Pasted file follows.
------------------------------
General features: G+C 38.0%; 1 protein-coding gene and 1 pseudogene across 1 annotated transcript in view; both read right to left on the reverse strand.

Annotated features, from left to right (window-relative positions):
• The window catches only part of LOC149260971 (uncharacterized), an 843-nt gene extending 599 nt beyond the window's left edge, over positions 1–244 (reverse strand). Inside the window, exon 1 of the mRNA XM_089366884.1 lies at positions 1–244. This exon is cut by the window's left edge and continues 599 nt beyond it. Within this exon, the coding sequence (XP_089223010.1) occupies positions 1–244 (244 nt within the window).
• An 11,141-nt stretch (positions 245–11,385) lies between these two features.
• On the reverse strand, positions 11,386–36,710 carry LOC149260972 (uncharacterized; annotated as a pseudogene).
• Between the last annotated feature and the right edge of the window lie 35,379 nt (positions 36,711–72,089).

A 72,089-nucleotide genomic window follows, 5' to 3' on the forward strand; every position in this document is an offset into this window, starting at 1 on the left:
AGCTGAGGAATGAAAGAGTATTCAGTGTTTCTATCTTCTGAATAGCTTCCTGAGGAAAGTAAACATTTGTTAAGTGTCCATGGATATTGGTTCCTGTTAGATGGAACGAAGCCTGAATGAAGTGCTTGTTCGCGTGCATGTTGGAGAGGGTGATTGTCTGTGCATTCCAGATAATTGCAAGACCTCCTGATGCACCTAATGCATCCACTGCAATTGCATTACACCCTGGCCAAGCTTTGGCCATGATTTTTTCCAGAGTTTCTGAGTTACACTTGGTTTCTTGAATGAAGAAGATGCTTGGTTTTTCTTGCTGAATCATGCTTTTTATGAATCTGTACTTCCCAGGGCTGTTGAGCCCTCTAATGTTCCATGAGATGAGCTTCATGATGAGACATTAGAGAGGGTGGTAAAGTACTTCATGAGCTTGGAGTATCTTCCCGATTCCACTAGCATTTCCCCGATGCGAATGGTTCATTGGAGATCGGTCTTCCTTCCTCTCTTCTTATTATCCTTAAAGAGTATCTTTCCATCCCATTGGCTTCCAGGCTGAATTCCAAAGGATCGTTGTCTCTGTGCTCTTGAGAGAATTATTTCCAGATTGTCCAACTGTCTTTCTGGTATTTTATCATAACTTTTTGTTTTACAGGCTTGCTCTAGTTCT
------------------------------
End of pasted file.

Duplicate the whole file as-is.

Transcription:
General features: G+C 38.0%; 1 protein-coding gene and 1 pseudogene across 1 annotated transcript in view; both read right to left on the reverse strand.

Annotated features, from left to right (window-relative positions):
• The window catches only part of LOC149260971 (uncharacterized), an 843-nt gene extending 599 nt beyond the window's left edge, over positions 1–244 (reverse strand). Inside the window, exon 1 of the mRNA XM_089366884.1 lies at positions 1–244. This exon is cut by the window's left edge and continues 599 nt beyond it. Within this exon, the coding sequence (XP_089223010.1) occupies positions 1–244 (244 nt within the window).
• An 11,141-nt stretch (positions 245–11,385) lies between these two features.
• On the reverse strand, positions 11,386–36,710 carry LOC149260972 (uncharacterized; annotated as a pseudogene).
• Between the last annotated feature and the right edge of the window lie 35,379 nt (positions 36,711–72,089).

A 72,089-nucleotide genomic window follows, 5' to 3' on the forward strand; every position in this document is an offset into this window, starting at 1 on the left:
AGCTGAGGAATGAAAGAGTATTCAGTGTTTCTATCTTCTGAATAGCTTCCTGAGGAAAGTAAACATTTGTTAAGTGTCCATGGATATTGGTTCCTGTTAGATGGAACGAAGCCTGAATGAAGTGCTTGTTCGCGTGCATGTTGGAGAGGGTGATTGTCTGTGCATTCCAGATAATTGCAAGACCTCCTGATGCACCTAATGCATCCACTGCAATTGCATTACACCCTGGCCAAGCTTTGGCCATGATTTTTTCCAGAGTTTCTGAGTTACACTTGGTTTCTTGAATGAAGAAGATGCTTGGTTTTTCTTGCTGAATCATGCTTTTTATGAATCTGTACTTCCCAGGGCTGTTGAGCCCTCTAATGTTCCATGAGATGAGCTTCATGATGAGACATTAGAGAGGGTGGTAAAGTACTTCATGAGCTTGGAGTATCTTCCCGATTCCACTAGCATTTCCCCGATGCGAATGGTTCATTGGAGATCGGTCTTCCTTCCTCTCTTCTTATTATCCTTAAAGAGTATCTTTCCATCCCATTGGCTTCCAGGCTGAATTCCAAAGGATCGTTGTCTCTGTGCTCTTGAGAGAATTATTTCCAGATTGTCCAACTGTCTTTCTGGTATTTTATCATAACTTTTTGTTTTACAGGCTTGCTCTAGTTCT